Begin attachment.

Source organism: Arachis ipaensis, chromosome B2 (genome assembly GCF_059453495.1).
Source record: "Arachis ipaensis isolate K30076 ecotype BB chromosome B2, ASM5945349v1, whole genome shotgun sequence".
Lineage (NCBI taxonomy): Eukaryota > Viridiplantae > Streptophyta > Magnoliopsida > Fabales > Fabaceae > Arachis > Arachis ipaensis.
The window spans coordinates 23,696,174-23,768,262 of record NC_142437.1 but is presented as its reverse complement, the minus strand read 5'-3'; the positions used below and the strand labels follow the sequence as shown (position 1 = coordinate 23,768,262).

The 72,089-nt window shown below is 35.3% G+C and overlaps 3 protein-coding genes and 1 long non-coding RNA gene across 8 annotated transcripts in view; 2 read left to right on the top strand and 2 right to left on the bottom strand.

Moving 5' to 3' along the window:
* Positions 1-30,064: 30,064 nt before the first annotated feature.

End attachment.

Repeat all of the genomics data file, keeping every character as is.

Source organism: Arachis ipaensis, chromosome B2 (genome assembly GCF_059453495.1).
Source record: "Arachis ipaensis isolate K30076 ecotype BB chromosome B2, ASM5945349v1, whole genome shotgun sequence".
Lineage (NCBI taxonomy): Eukaryota > Viridiplantae > Streptophyta > Magnoliopsida > Fabales > Fabaceae > Arachis > Arachis ipaensis.
The window spans coordinates 23,696,174-23,768,262 of record NC_142437.1 but is presented as its reverse complement, the minus strand read 5'-3'; the positions used below and the strand labels follow the sequence as shown (position 1 = coordinate 23,768,262).

The 72,089-nt window shown below is 35.3% G+C and overlaps 3 protein-coding genes and 1 long non-coding RNA gene across 8 annotated transcripts in view; 2 read left to right on the top strand and 2 right to left on the bottom strand.

Moving 5' to 3' along the window:
* Positions 1-30,064: 30,064 nt before the first annotated feature.